Landesk was a software company trapped in a semiconductor body.
As an Intel subsidiary, the PC management software maker enjoyed moderate sales for about 12 years. But in 2002, the chip giant decided to spin it off as a separate company. And in 2006, Landesk Software was acquired by Avocent for $416 million.
"It was sort of 'Let my people go,'" explained Bart Schachter, an Intel era Landesk employee. Schacter is now a partner at Blueprint Ventures, a venture capital firm that is trying to build a franchise by creating start-ups out of corporate castoffs.
"Five years from now, Google is going to be a great hunting ground for spin-offs."
--Bart Schachter, partner, Blueprint Ventures
Large companies regularly spin out divisions: Agilent Technologies out of Hewlett-Packard, Spansion out of partners Fujitsu and Advanced Micro Devices. Private-equity firms in recent years have made a cottage industry out of buying large divisions and restructuring them. By contrast, Blueprint seeks to refurbish small groups, typically made up of about 10 to 20 employees, likely slated for oblivion or irrelevance inside their corporate host.
Over the last 10 years, Blueprint has completed 13 deals and, so far, not one of the spin-offs has gone out of business, a low rate of mortality in the venture capital world.
This week, the firm participated in the spin-off of IntelliPath, a division of Brocade Communications that makes cable management hardware.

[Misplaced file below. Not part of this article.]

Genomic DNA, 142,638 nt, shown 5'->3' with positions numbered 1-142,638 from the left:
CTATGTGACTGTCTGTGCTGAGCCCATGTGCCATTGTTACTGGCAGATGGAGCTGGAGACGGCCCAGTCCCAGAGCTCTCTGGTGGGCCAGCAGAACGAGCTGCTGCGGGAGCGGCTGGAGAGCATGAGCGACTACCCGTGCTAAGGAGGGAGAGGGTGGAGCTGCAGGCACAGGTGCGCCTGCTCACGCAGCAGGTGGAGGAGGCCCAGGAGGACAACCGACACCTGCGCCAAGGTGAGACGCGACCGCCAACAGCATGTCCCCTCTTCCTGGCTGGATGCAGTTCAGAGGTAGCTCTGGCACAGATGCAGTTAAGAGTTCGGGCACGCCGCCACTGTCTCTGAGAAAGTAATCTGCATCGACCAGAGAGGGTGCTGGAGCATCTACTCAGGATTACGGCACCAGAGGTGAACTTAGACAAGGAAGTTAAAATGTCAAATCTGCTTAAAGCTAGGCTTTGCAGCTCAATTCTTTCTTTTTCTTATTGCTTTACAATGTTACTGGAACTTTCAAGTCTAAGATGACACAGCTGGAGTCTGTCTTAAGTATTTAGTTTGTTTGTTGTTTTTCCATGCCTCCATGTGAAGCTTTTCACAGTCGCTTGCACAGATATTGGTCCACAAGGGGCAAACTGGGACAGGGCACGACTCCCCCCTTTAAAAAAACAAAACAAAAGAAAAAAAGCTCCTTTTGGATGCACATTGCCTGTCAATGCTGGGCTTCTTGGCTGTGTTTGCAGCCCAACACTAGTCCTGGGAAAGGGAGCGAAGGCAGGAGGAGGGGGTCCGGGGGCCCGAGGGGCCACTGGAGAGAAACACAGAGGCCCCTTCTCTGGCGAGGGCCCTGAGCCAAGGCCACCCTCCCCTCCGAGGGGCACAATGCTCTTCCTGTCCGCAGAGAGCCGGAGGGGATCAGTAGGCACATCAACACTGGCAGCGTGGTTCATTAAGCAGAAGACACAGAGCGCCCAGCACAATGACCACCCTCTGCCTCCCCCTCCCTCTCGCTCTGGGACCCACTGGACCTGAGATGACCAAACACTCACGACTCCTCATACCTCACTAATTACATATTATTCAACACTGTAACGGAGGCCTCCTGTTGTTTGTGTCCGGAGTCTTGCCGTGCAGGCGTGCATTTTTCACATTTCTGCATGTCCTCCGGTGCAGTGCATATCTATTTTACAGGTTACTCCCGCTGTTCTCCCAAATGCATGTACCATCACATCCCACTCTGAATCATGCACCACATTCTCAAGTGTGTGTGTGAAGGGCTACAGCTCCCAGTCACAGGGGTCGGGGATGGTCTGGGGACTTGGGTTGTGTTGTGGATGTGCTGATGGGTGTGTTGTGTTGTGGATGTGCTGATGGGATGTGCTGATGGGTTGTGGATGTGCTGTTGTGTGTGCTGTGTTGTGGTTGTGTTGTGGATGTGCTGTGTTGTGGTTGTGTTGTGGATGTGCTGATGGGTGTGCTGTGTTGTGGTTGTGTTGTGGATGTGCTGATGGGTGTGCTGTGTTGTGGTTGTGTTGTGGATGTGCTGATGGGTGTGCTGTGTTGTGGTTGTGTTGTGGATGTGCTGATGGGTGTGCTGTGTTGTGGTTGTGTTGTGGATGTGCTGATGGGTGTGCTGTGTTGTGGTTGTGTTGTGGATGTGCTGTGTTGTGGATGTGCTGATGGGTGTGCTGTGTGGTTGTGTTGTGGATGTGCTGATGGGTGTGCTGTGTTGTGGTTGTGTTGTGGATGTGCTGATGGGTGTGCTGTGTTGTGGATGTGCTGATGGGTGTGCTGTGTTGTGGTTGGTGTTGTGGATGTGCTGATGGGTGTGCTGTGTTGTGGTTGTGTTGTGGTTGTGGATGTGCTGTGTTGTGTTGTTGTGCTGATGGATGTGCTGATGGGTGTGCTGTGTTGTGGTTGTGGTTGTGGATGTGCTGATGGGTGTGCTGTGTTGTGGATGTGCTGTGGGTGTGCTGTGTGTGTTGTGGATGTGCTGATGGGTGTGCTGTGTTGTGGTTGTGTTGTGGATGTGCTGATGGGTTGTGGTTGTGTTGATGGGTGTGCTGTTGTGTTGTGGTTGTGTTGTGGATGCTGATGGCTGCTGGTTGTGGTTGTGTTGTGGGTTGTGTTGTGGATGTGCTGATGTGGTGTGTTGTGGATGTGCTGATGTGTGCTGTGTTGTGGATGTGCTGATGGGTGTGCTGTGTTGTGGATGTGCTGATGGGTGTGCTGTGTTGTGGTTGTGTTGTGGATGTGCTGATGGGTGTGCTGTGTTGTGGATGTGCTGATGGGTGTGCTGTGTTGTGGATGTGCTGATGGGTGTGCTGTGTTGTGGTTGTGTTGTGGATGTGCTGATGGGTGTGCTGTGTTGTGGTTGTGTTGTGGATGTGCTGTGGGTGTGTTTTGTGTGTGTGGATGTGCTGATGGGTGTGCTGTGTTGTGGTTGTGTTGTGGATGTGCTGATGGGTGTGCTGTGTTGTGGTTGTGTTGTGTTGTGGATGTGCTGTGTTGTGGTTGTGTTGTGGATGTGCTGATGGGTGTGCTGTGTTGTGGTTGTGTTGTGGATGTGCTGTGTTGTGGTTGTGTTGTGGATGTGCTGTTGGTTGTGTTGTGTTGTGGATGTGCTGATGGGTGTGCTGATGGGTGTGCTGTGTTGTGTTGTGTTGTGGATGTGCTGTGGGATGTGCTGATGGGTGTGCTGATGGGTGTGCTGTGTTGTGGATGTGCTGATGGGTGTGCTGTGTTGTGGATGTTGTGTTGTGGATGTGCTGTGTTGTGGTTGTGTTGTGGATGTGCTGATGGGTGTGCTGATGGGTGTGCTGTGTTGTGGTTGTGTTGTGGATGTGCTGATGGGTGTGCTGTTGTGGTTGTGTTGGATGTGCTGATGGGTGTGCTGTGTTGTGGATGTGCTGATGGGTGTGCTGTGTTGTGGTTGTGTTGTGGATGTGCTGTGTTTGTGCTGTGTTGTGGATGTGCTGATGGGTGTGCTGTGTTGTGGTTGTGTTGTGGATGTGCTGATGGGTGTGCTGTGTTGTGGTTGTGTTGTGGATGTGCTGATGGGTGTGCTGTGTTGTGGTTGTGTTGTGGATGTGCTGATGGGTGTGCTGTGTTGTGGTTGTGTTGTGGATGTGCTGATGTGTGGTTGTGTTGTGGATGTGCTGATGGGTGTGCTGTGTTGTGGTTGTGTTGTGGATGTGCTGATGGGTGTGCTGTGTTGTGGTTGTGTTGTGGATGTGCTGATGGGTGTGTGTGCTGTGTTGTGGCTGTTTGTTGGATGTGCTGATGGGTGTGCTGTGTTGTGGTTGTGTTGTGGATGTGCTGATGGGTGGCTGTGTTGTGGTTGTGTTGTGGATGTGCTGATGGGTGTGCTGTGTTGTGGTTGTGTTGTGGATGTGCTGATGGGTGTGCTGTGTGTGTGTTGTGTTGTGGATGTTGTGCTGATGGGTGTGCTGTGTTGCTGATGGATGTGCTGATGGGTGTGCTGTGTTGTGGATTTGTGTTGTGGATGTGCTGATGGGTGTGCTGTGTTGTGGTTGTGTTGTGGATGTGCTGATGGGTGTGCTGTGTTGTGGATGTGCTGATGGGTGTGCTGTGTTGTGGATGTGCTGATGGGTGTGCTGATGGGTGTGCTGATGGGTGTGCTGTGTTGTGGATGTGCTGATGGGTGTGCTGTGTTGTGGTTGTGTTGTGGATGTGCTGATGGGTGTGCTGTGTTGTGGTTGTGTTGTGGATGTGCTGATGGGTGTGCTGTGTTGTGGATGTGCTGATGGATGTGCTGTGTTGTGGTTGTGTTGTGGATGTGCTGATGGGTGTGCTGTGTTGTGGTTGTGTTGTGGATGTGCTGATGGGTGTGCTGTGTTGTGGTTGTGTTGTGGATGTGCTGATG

One of Blueprint's more novel deals revolved around SpectraSensors, which sells a laser-based sensor. The basic technology was devised at NASA's Jet Propulsion Laboratory in Pasadena, Calif. The Mars rover incorporated some of the sensors to help it detect water on the planet.
SpectraSensors now sells the sensors to oil and gas companies to detect leaks on pipelines.
Corporate spin-offs differ from private-equity buyouts in scale. Instead of hundreds of employees, these divisions involve only a few people, and they may not have established or significant lines of business. Still, the size doesn't mean that these deals are easy. Another venture capitalist said his firm, like several others, avoids spin-offs because of the work involved in unwinding these deals.
Schachter, though, asserts that the growth in spin-offs is almost a foregone conclusion. When new, promising markets emerge, organizations rush in to build or buy a new division. As a result of these binges, large companies invariably amass sprawling technology portfolios. Unfortunately, they manage only a few product lines adequately.
"Things that aren't core to their multibillion-dollar businesses just aren't interesting to them," he said. "Five years from now, Google is going to be a great hunting ground for spin-offs."
From a financial perspective, a huge part of spin-off appeal is the fact that a huge part of the work required to get a company off the ground has already been accomplished. The parent company has likely conducted extensive research, product testing and marketing. A team of engineers already exists. At the same time, the prior history means that the new investors have to put less money into the company to get it running. The typical investment hovers around $5 million to $10 million.
"There is a lot more comfort for all parties," he said. "A year ago, we saw about a quarter of the number of inquires that we saw a year ago. A year from now, you are going to see it double again."
A few quirks of the legal system also make it an attractive way to go. If a corporation owns 20 percent or more of a company, it remains a subsidiary and stays on their books. Thus, in a spin-off situation, parent companies want to keep just 19.9 percent of the company.
"It's the opposite of most situations, where the entrepreneurs want to keep 90 percent of it," he explained.
Additionally, if the division to be spun off was acquired in an acquisition, the parent company can write off the cost.